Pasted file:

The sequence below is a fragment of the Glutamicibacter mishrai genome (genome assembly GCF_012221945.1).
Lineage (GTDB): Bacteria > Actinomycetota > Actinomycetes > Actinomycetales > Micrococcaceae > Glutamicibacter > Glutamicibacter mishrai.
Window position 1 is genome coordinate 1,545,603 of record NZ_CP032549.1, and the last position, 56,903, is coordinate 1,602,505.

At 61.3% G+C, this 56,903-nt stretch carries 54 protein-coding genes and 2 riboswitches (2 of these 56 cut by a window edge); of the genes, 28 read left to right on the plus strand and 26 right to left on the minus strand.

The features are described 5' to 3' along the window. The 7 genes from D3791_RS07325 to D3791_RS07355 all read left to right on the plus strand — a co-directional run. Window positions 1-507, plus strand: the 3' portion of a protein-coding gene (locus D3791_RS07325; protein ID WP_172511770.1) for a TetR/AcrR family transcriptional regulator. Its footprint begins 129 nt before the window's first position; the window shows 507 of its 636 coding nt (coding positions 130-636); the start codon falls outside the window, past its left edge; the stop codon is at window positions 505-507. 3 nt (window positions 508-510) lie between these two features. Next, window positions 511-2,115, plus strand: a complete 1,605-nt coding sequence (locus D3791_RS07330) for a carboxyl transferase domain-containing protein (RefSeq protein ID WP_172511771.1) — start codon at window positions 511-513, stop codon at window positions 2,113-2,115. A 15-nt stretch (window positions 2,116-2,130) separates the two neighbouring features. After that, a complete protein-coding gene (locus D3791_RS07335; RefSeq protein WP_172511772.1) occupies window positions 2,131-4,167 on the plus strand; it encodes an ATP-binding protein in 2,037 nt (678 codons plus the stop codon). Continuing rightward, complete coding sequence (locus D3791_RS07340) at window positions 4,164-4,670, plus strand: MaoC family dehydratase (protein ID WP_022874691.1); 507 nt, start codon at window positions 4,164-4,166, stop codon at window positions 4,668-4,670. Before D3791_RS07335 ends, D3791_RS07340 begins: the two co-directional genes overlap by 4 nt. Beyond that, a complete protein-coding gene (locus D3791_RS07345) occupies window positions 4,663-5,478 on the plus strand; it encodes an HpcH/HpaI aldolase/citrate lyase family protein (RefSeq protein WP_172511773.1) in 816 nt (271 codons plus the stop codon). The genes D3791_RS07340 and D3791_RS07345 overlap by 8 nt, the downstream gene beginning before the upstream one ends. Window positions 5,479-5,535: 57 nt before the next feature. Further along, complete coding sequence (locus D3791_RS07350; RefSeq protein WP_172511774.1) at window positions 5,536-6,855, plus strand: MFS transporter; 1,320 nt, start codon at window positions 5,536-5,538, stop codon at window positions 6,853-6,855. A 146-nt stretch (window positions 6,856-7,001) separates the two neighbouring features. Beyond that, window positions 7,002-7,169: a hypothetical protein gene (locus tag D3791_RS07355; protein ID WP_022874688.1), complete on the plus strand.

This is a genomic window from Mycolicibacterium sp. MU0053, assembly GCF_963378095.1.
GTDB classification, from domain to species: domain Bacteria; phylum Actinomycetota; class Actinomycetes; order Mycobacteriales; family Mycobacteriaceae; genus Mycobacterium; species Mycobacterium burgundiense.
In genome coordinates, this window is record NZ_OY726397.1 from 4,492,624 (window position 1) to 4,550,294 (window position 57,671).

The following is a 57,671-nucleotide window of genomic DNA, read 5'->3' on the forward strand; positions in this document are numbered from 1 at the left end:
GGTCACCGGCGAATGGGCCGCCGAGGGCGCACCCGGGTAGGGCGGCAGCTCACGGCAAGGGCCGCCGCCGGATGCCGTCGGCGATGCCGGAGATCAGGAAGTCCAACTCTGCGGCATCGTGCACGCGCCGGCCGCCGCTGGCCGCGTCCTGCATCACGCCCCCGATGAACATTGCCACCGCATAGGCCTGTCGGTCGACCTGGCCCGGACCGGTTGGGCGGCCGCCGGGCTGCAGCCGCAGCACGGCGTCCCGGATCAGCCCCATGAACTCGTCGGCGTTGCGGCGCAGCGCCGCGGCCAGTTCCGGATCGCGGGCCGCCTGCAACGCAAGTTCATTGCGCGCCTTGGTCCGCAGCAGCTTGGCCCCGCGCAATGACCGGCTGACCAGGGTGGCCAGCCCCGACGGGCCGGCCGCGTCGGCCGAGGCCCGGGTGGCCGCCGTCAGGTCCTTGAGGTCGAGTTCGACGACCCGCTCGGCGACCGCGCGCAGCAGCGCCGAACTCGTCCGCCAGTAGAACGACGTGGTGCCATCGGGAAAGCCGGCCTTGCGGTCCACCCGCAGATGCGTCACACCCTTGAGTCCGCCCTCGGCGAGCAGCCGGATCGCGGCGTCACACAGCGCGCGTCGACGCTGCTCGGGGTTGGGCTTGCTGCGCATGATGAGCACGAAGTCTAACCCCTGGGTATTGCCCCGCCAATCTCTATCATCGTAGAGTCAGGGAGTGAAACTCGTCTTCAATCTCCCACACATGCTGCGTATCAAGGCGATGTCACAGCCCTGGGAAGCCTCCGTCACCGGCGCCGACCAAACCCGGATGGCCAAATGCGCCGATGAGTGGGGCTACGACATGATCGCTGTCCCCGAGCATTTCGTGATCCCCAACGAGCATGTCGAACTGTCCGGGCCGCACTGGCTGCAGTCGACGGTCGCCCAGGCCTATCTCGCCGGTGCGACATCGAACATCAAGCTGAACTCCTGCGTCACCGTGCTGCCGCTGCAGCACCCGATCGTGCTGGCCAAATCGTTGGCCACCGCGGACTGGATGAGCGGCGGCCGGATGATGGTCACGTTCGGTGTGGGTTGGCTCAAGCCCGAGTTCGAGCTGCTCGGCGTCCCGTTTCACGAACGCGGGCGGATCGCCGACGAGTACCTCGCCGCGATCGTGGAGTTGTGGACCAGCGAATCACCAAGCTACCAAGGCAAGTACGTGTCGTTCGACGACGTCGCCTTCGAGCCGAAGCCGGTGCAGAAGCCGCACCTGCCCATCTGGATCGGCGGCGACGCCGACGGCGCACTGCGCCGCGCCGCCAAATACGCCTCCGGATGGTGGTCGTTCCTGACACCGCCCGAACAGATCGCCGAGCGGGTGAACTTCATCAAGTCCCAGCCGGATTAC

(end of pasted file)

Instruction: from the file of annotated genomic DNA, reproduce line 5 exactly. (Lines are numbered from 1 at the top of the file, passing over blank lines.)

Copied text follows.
The features are described 5' to 3' along the window. The 7 genes from D3791_RS07325 to D3791_RS07355 all read left to right on the plus strand — a co-directional run. Window positions 1-507, plus strand: the 3' portion of a protein-coding gene (locus D3791_RS07325; protein ID WP_172511770.1) for a TetR/AcrR family transcriptional regulator. Its footprint begins 129 nt before the window's first position; the window shows 507 of its 636 coding nt (coding positions 130-636); the start codon falls outside the window, past its left edge; the stop codon is at window positions 505-507. 3 nt (window positions 508-510) lie between these two features. Next, window positions 511-2,115, plus strand: a complete 1,605-nt coding sequence (locus D3791_RS07330) for a carboxyl transferase domain-containing protein (RefSeq protein ID WP_172511771.1) — start codon at window positions 511-513, stop codon at window positions 2,113-2,115. A 15-nt stretch (window positions 2,116-2,130) separates the two neighbouring features. After that, a complete protein-coding gene (locus D3791_RS07335; RefSeq protein WP_172511772.1) occupies window positions 2,131-4,167 on the plus strand; it encodes an ATP-binding protein in 2,037 nt (678 codons plus the stop codon). Continuing rightward, complete coding sequence (locus D3791_RS07340) at window positions 4,164-4,670, plus strand: MaoC family dehydratase (protein ID WP_022874691.1); 507 nt, start codon at window positions 4,164-4,166, stop codon at window positions 4,668-4,670. Before D3791_RS07335 ends, D3791_RS07340 begins: the two co-directional genes overlap by 4 nt. Beyond that, a complete protein-coding gene (locus D3791_RS07345) occupies window positions 4,663-5,478 on the plus strand; it encodes an HpcH/HpaI aldolase/citrate lyase family protein (RefSeq protein WP_172511773.1) in 816 nt (271 codons plus the stop codon). The genes D3791_RS07340 and D3791_RS07345 overlap by 8 nt, the downstream gene beginning before the upstream one ends. Window positions 5,479-5,535: 57 nt before the next feature. Further along, complete coding sequence (locus D3791_RS07350; RefSeq protein WP_172511774.1) at window positions 5,536-6,855, plus strand: MFS transporter; 1,320 nt, start codon at window positions 5,536-5,538, stop codon at window positions 6,853-6,855. A 146-nt stretch (window positions 6,856-7,001) separates the two neighbouring features. Beyond that, window positions 7,002-7,169: a hypothetical protein gene (locus tag D3791_RS07355; protein ID WP_022874688.1), complete on the plus strand.